Imagine if your comfortable existence was suddenly and traumatically disrupted by a disaster. Your home is destroyed, food becomes scarce, and social structures suddenly break down. Even the most civilized people would respond to this situation with desperation, doing whatever it takes to survive in the short-term without the usual considerations for the long term.
Now imagine you are a bacterium, living inside the human gut (this might take a bit more imagination). For as long as you can remember, everything has been cool there – a steady stream of nutrients pass by to feed on, the police force of the body’s immune system does not perceive you as a threat, and a happy society has been established with the thousands of other bacterial species in the area. But suddenly, the world as you know it is shaken. The human in which you have made your home contracts a serious illness, and undergoes surgery and intense antibiotic treatment. Millions of your fellow citizens are killed, the food supply dries up, the immune system declares martial law. Facing this desperate situation, bacteria tend to act just like humans would – they riot.
This pattern of ecological collapse leading to chaos may underlie one of the most difficult problems facing health care today: hospital infections. Since surgeon Joseph Lister discovered in the 1860’s that carbolic acid can be used to sterilize surgical instruments and wounds to reduce infection rates, hospitals have grown obsessed with cleanliness to protect patients from bacterial invasion. Yet even perfect diligence cannot prevent serious infections from occurring in a small population of patients, causing scientists such as John Alverdy, professor of surgery at the Medical Center, to ask: Could the threat of bacterial infection be coming from within?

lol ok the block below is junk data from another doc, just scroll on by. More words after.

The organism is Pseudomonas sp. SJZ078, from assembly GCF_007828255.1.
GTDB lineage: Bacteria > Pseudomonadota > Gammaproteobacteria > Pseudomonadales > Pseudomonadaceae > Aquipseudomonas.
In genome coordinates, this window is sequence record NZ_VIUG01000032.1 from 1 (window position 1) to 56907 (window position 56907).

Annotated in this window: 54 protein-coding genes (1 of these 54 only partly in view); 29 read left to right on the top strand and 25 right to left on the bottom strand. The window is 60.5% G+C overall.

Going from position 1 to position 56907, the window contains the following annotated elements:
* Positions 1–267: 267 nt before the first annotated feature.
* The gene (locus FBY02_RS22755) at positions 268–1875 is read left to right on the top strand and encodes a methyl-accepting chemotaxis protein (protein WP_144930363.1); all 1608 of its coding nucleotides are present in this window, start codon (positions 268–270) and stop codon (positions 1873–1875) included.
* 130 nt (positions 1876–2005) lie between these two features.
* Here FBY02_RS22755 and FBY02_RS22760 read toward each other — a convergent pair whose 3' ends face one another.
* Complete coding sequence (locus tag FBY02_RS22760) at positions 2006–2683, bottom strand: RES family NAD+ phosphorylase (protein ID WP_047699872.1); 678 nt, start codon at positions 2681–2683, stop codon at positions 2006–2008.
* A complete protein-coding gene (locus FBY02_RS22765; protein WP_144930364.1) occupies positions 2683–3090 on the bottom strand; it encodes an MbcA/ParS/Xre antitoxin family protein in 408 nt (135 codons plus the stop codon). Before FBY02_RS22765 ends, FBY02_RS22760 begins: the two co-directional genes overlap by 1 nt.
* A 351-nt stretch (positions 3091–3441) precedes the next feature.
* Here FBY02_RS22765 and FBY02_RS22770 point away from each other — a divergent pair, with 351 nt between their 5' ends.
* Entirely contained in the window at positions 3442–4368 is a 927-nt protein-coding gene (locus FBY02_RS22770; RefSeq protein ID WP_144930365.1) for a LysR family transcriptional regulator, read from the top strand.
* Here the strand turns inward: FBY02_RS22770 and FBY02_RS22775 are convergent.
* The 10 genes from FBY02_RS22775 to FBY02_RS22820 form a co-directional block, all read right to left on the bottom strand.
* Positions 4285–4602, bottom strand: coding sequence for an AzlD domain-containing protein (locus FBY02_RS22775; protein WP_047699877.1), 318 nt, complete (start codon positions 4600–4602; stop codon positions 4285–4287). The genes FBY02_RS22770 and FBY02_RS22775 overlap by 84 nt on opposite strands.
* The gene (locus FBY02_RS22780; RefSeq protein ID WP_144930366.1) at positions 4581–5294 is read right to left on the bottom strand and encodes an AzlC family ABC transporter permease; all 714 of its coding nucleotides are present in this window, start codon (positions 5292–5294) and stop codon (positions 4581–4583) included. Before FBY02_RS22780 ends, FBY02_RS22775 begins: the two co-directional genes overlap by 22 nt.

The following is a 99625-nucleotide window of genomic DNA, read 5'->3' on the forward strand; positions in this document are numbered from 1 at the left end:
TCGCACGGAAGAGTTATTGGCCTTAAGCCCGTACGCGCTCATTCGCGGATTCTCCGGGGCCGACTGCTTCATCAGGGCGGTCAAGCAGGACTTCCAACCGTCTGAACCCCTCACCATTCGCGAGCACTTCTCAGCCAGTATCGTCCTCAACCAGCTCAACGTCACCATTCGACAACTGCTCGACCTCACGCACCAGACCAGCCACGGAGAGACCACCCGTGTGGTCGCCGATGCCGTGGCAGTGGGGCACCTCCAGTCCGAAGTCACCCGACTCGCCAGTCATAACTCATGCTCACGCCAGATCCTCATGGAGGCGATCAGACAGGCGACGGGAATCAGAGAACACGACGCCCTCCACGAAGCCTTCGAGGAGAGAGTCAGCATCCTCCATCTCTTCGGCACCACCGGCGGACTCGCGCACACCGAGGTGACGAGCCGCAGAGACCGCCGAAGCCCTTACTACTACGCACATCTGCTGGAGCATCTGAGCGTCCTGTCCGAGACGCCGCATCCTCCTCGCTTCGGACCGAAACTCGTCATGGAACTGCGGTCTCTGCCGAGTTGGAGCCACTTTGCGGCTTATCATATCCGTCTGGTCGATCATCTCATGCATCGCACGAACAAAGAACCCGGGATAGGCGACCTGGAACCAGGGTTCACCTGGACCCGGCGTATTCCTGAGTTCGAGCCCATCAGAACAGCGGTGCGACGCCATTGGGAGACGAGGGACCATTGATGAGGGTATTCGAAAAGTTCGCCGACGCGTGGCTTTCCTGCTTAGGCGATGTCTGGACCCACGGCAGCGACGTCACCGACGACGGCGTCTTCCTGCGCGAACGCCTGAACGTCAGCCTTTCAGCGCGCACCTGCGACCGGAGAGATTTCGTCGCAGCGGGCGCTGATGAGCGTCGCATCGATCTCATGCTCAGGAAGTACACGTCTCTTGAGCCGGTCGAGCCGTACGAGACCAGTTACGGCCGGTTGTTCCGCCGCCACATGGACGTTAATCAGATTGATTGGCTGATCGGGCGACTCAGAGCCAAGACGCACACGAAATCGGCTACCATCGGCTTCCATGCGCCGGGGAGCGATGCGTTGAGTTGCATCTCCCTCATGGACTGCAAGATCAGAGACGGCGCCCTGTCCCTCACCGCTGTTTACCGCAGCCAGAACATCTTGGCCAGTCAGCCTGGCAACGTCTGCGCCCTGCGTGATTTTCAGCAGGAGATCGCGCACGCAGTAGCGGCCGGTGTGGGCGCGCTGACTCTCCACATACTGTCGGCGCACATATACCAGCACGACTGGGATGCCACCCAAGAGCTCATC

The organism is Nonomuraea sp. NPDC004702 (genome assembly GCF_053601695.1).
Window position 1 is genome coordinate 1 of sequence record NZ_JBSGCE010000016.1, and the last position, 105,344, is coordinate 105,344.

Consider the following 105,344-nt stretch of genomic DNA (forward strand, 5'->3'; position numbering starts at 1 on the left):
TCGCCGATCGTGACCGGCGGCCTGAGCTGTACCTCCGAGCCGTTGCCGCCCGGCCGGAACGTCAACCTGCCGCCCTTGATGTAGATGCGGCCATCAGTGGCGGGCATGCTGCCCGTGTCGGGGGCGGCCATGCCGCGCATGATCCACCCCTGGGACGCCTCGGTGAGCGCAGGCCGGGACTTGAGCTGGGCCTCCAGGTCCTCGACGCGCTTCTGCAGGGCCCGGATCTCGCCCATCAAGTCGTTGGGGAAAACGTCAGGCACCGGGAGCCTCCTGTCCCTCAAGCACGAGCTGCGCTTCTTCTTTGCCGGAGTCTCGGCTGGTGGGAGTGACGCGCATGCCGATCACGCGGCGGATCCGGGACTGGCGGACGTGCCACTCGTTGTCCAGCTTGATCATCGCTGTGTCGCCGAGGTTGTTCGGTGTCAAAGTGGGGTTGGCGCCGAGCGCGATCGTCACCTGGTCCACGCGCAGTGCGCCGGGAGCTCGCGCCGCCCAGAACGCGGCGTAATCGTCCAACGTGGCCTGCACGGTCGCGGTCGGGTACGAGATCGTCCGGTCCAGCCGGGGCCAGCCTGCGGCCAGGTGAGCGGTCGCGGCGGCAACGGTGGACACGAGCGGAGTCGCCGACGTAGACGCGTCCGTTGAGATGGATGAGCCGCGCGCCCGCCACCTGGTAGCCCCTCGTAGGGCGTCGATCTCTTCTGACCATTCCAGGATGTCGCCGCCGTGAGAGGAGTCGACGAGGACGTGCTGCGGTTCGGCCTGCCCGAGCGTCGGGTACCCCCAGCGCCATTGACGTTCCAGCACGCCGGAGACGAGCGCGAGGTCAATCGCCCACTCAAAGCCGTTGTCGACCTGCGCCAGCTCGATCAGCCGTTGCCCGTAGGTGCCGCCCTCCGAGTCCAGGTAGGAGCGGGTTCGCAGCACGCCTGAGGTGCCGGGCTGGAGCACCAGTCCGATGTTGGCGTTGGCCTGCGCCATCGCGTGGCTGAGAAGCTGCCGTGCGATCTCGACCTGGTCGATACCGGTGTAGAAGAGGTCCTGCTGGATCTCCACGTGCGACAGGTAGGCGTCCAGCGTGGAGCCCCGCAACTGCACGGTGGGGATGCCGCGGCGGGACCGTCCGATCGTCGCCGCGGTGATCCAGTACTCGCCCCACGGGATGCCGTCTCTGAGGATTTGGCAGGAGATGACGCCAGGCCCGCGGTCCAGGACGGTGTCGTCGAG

“It’s a new way of thinking about infection, because we’re already doing already we can – washing our hands, sterilizing the site, giving our patients antibiotics – and yet some of the infections seem to be getting worse,” Alverdy said. “There has to be a strategy change, and I think we’re at the forefront of understanding that.”
Alverdy’s group has spent the last decade studying a member of the gut microbiome (the world of bacteria living inside our digestive system), called Pseudomonas aeruginosa. Most of the time, Pseudomonas is a passive colonizer of the human body, an “accidental pathogen” that we pick up through our diets or other environmental exposure that causes no harm. But when the body is severely stressed by a surgical procedure, illness, chemotherapy, or radiation, Pseudomonas occasionally panics and becomes an extremely dangerous inhabitant. Alerted to the body’s emergency by immune system factors and starved for food, it begins tunneling through the lining of the gut to invade the unfortunate patient’s blood. Once the bacteria goes on the attack, it’s very difficult to treat, giving it the highest mortality rate of any hospital infection.
“I have seen some people postulate that Pseudomonas isn’t a very virulent pathogen, and I say ‘what are you talking about?’,” Alverdy said. “If you provoke it the right way, it will kill everything in its wake. It’s very virulent.”
In multiple papers, Alverdy and his collaborators have discovered multiple signals that trigger the alarm system of Pseudomonas, such as the immune factor interferon gamma or low levels of the essential nutrient phosphate. Each bacterial cell possesses multiple sensors to detect these changes, and when the environment becomes too disrupted and unhealthy, it activates weapons to desperately fight for life. What seems like a paradoxical response – destroying one’s home – might actually be a smart, long-term plan for some microbes, Alverdy said.
“You kill your host, because it’s doing you no good, it’s not resource-rich, you’re trapped inside of it, and if you kill it you’ll have enough to feed off, for a long time. A dead carcass is a lot of food, and then something else might eat it also, and you’ll jump to a new host. That’s one explanation,” Alverdy said. “Pseudomonas is trigger-happy and it’s short-sighted.”
The near-term hope for an intervention would be to somehow maintain “healthy” levels of any alarm-tripping signals in a patient weakened by surgery, illness or treatment, in order to trick Pseudomonas and other gut bacteria into remaining docile. Protection could come in the form of a gel that coats the person’s body, or a drink that can line the walls of the gut. Unlike the traditional method of slaughtering both good and bad bacteria with prolonged antibiotics to treat or prevent infection, this strategy is almost environmental: it’s about keeping the body’s bacterial ecosystem happy, nourished, and calm.
“It’s like renewable, sustainable energy,” Alverdy said. “It’s sustaining the ecosystem therapy. That’s the approach.”
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